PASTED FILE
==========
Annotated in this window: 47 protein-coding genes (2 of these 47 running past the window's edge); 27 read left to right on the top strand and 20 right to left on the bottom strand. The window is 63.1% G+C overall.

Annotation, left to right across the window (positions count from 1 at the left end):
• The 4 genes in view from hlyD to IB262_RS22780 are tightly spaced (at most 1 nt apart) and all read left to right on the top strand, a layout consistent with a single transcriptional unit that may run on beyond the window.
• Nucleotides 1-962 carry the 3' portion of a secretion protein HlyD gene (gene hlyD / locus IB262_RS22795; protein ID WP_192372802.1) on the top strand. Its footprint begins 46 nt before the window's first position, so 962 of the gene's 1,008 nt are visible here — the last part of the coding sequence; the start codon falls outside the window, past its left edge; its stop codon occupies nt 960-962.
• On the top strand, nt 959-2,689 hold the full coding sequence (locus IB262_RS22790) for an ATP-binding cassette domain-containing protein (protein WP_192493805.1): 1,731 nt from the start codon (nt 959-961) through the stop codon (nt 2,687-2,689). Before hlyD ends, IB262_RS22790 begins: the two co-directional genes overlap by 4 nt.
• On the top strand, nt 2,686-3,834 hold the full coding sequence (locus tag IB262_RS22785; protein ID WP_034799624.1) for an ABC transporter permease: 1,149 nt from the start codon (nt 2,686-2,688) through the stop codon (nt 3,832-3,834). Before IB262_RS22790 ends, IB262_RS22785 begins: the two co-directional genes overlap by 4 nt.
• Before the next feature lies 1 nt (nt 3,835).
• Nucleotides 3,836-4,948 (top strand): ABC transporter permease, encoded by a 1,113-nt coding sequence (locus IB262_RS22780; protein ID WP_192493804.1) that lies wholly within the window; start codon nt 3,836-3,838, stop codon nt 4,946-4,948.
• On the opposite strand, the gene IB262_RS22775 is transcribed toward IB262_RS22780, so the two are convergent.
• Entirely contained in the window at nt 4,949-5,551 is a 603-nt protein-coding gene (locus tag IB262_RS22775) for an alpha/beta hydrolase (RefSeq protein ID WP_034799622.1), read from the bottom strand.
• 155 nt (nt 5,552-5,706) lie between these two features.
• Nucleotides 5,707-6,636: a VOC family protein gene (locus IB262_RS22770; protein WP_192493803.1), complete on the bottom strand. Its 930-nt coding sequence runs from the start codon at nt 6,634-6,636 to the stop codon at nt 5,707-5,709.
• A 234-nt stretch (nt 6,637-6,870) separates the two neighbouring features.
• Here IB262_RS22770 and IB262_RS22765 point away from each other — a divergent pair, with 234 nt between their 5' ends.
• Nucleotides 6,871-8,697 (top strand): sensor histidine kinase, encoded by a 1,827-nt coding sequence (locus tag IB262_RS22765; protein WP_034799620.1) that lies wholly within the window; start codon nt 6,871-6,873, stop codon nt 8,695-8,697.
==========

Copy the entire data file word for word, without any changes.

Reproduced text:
Annotated in this window: 47 protein-coding genes (2 of these 47 running past the window's edge); 27 read left to right on the top strand and 20 right to left on the bottom strand. The window is 63.1% G+C overall.

Annotation, left to right across the window (positions count from 1 at the left end):
• The 4 genes in view from hlyD to IB262_RS22780 are tightly spaced (at most 1 nt apart) and all read left to right on the top strand, a layout consistent with a single transcriptional unit that may run on beyond the window.
• Nucleotides 1-962 carry the 3' portion of a secretion protein HlyD gene (gene hlyD / locus IB262_RS22795; protein ID WP_192372802.1) on the top strand. Its footprint begins 46 nt before the window's first position, so 962 of the gene's 1,008 nt are visible here — the last part of the coding sequence; the start codon falls outside the window, past its left edge; its stop codon occupies nt 960-962.
• On the top strand, nt 959-2,689 hold the full coding sequence (locus IB262_RS22790) for an ATP-binding cassette domain-containing protein (protein WP_192493805.1): 1,731 nt from the start codon (nt 959-961) through the stop codon (nt 2,687-2,689). Before hlyD ends, IB262_RS22790 begins: the two co-directional genes overlap by 4 nt.
• On the top strand, nt 2,686-3,834 hold the full coding sequence (locus tag IB262_RS22785; protein ID WP_034799624.1) for an ABC transporter permease: 1,149 nt from the start codon (nt 2,686-2,688) through the stop codon (nt 3,832-3,834). Before IB262_RS22790 ends, IB262_RS22785 begins: the two co-directional genes overlap by 4 nt.
• Before the next feature lies 1 nt (nt 3,835).
• Nucleotides 3,836-4,948 (top strand): ABC transporter permease, encoded by a 1,113-nt coding sequence (locus IB262_RS22780; protein ID WP_192493804.1) that lies wholly within the window; start codon nt 3,836-3,838, stop codon nt 4,946-4,948.
• On the opposite strand, the gene IB262_RS22775 is transcribed toward IB262_RS22780, so the two are convergent.
• Entirely contained in the window at nt 4,949-5,551 is a 603-nt protein-coding gene (locus tag IB262_RS22775) for an alpha/beta hydrolase (RefSeq protein ID WP_034799622.1), read from the bottom strand.
• 155 nt (nt 5,552-5,706) lie between these two features.
• Nucleotides 5,707-6,636: a VOC family protein gene (locus IB262_RS22770; protein WP_192493803.1), complete on the bottom strand. Its 930-nt coding sequence runs from the start codon at nt 6,634-6,636 to the stop codon at nt 5,707-5,709.
• A 234-nt stretch (nt 6,637-6,870) separates the two neighbouring features.
• Here IB262_RS22770 and IB262_RS22765 point away from each other — a divergent pair, with 234 nt between their 5' ends.
• Nucleotides 6,871-8,697 (top strand): sensor histidine kinase, encoded by a 1,827-nt coding sequence (locus tag IB262_RS22765; protein WP_034799620.1) that lies wholly within the window; start codon nt 6,871-6,873, stop codon nt 8,695-8,697.